South Korean President Moon Jae-in struck a conciliatory tone towards Japan yesterday, offering to “join hands” if Tokyo chooses dialogue as relations between the two countries dip to fresh lows.
Seoul and Tokyo — both of them democracies and market economies — are mired in long-running disputes over Japan’s use of forced labour in the first half of the 20th century.
The two neighbours have been embroiled in a tit-for-tat trade war that saw them remove each other from their lists of trusted trading partners this month, raising concerns over global supply chains. That came after Tokyo imposed restrictions on exports crucial to tech giants such as Samsung last month, following a series of South Korean court rulings ordering Japanese firms to pay for wartime labour.
But Moon sought to dial down the temperature yesterday, saying Seoul was willing to work with Tokyo to secure “fair trade and co-operation” in the region. “If Japan chooses the path of dialogue and co-operation, we will gladly join hands,” Moon said in a speech to mark the anniversary of Korea’s liberation from Japan’s 1910-45 rule.
Dressed in a pale grey-blue hanbok, the traditional Korean attire, Moon – who earlier this month vowed South Korea will “never be defeated again by Japan” – insisted that Seoul has “not dwelt on the past”.
“Reflecting on the past does not mean clinging to the past but overcoming what happened and moving toward the future,” said Moon.
“We hope that Japan will play a leading role together in facilitating peace and prosperity in East Asia while it contemplates a past that brought misfortune to its neighbouring countries.”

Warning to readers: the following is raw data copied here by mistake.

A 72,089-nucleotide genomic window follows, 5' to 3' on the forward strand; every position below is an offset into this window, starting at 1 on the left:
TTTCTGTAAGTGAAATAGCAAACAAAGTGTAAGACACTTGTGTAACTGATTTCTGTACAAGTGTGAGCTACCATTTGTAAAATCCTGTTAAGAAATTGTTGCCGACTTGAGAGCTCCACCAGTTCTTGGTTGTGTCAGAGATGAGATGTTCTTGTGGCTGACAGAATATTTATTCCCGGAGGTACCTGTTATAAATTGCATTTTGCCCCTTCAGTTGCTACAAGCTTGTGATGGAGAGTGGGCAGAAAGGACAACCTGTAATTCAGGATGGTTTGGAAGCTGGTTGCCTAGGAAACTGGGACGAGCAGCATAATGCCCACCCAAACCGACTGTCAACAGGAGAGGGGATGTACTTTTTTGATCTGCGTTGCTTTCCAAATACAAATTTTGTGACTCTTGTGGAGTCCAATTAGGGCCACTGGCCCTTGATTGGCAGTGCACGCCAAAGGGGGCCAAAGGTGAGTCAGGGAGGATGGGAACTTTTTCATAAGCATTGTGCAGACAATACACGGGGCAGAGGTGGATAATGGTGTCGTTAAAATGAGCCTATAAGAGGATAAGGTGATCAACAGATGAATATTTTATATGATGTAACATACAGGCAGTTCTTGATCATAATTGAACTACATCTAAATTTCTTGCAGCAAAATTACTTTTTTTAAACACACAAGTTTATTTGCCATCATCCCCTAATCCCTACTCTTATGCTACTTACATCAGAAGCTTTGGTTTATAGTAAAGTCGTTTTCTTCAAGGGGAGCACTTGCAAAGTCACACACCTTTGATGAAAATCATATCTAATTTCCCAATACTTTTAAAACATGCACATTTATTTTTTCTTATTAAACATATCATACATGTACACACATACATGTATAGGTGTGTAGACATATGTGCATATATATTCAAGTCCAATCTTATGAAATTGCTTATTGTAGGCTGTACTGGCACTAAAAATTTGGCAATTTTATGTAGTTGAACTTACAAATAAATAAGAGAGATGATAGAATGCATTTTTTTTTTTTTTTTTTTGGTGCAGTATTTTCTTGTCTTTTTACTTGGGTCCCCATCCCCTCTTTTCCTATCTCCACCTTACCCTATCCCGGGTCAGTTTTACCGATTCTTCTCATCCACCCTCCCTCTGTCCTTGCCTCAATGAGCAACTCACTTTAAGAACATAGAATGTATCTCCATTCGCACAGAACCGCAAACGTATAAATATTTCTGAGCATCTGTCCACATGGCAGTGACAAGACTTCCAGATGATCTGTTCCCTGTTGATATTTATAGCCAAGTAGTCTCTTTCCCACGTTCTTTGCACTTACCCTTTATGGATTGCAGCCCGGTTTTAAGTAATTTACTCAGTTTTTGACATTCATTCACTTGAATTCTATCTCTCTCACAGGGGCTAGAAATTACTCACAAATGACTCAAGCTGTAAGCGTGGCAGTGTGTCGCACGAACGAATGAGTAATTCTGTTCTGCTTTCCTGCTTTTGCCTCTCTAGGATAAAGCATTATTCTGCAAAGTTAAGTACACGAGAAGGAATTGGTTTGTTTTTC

Tokyo maintains that all issues of wartime compensation were settled under the 1965 treaty that re-established diplomatic ties, including a package of about $800mn in grants and cheap loans for the former colony. The dispute has raised concerns over the potential implications on the security co-operation between the two US allies in the face of a series of North Korean missile tests in recent weeks.
Pyongyang and Washington are engaged in a long-running diplomatic process over the North’s nuclear and missile programmes that has seen three unprecedented encounters between their leaders in the space of a year although little progress has been made on denuclearisation.
Moon sought to play down North Korea’s recent tests — following the example of US President Donald Trump — as he assured Seoul had “even stronger” defence capabilities and was working to prevent an escalation of tensions.
But, he added: “The ultimate goal that these actions serve is dialogue, not confrontation.” Moon pledged yesterday that he will “solidify the foundation” with the goal of “achieving peace and unification by 2045”, although his single five-year term presidency ends in 2022.
One analyst dismissed Moon’s mention of a unified Korea. “His outlook is overly rosy and it will be difficult to create a consensus around it,” said Shin Beom-chul, an analyst at the Asan Institute for Policy Studies, describing the claim as “meaningless”.
Pyongyang has recently rebuffed Seoul, saying nuclear talks will be “strictly” between the North and the US and refusing to hold separate dialogue with the South. The dovish South Korean president has long favoured dialogue with Pyongyang, dangling cross-border business projects as incentives. Moon said economic co-operation with the North will provide a one-stop solution to “problems we currently face, such as low growth, low birth rate and an ageing society”.
But proposed projects are currently blocked because of international sanctions imposed on the North over its nuclear and ballistic missile programmes.
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